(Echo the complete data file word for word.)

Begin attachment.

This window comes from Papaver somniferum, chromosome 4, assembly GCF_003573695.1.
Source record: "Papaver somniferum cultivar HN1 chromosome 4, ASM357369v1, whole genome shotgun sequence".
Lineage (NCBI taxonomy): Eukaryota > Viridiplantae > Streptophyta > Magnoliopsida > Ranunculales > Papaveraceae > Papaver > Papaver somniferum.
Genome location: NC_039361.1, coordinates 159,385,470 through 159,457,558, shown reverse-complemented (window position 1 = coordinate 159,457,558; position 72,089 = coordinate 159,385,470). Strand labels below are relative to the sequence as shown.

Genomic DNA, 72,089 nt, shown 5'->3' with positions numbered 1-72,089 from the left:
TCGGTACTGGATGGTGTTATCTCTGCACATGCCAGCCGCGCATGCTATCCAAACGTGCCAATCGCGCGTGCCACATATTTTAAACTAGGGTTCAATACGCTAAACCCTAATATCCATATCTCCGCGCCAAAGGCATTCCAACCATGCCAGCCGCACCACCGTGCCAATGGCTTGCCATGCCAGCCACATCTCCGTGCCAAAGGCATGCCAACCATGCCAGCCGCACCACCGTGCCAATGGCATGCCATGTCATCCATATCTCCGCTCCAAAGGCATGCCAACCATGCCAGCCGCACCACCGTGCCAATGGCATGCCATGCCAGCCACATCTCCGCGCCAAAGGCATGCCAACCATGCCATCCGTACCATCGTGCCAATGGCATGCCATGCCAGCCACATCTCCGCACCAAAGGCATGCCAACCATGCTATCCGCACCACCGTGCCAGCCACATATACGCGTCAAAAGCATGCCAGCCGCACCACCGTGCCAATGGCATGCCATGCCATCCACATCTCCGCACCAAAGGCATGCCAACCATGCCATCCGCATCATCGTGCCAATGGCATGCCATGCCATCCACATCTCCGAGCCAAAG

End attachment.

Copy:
This window comes from Papaver somniferum, chromosome 4, assembly GCF_003573695.1.
Source record: "Papaver somniferum cultivar HN1 chromosome 4, ASM357369v1, whole genome shotgun sequence".
Lineage (NCBI taxonomy): Eukaryota > Viridiplantae > Streptophyta > Magnoliopsida > Ranunculales > Papaveraceae > Papaver > Papaver somniferum.
Genome location: NC_039361.1, coordinates 159,385,470 through 159,457,558, shown reverse-complemented (window position 1 = coordinate 159,457,558; position 72,089 = coordinate 159,385,470). Strand labels below are relative to the sequence as shown.

Genomic DNA, 72,089 nt, shown 5'->3' with positions numbered 1-72,089 from the left:
TCGGTACTGGATGGTGTTATCTCTGCACATGCCAGCCGCGCATGCTATCCAAACGTGCCAATCGCGCGTGCCACATATTTTAAACTAGGGTTCAATACGCTAAACCCTAATATCCATATCTCCGCGCCAAAGGCATTCCAACCATGCCAGCCGCACCACCGTGCCAATGGCTTGCCATGCCAGCCACATCTCCGTGCCAAAGGCATGCCAACCATGCCAGCCGCACCACCGTGCCAATGGCATGCCATGTCATCCATATCTCCGCTCCAAAGGCATGCCAACCATGCCAGCCGCACCACCGTGCCAATGGCATGCCATGCCAGCCACATCTCCGCGCCAAAGGCATGCCAACCATGCCATCCGTACCATCGTGCCAATGGCATGCCATGCCAGCCACATCTCCGCACCAAAGGCATGCCAACCATGCTATCCGCACCACCGTGCCAGCCACATATACGCGTCAAAAGCATGCCAGCCGCACCACCGTGCCAATGGCATGCCATGCCATCCACATCTCCGCACCAAAGGCATGCCAACCATGCCATCCGCATCATCGTGCCAATGGCATGCCATGCCATCCACATCTCCGAGCCAAAG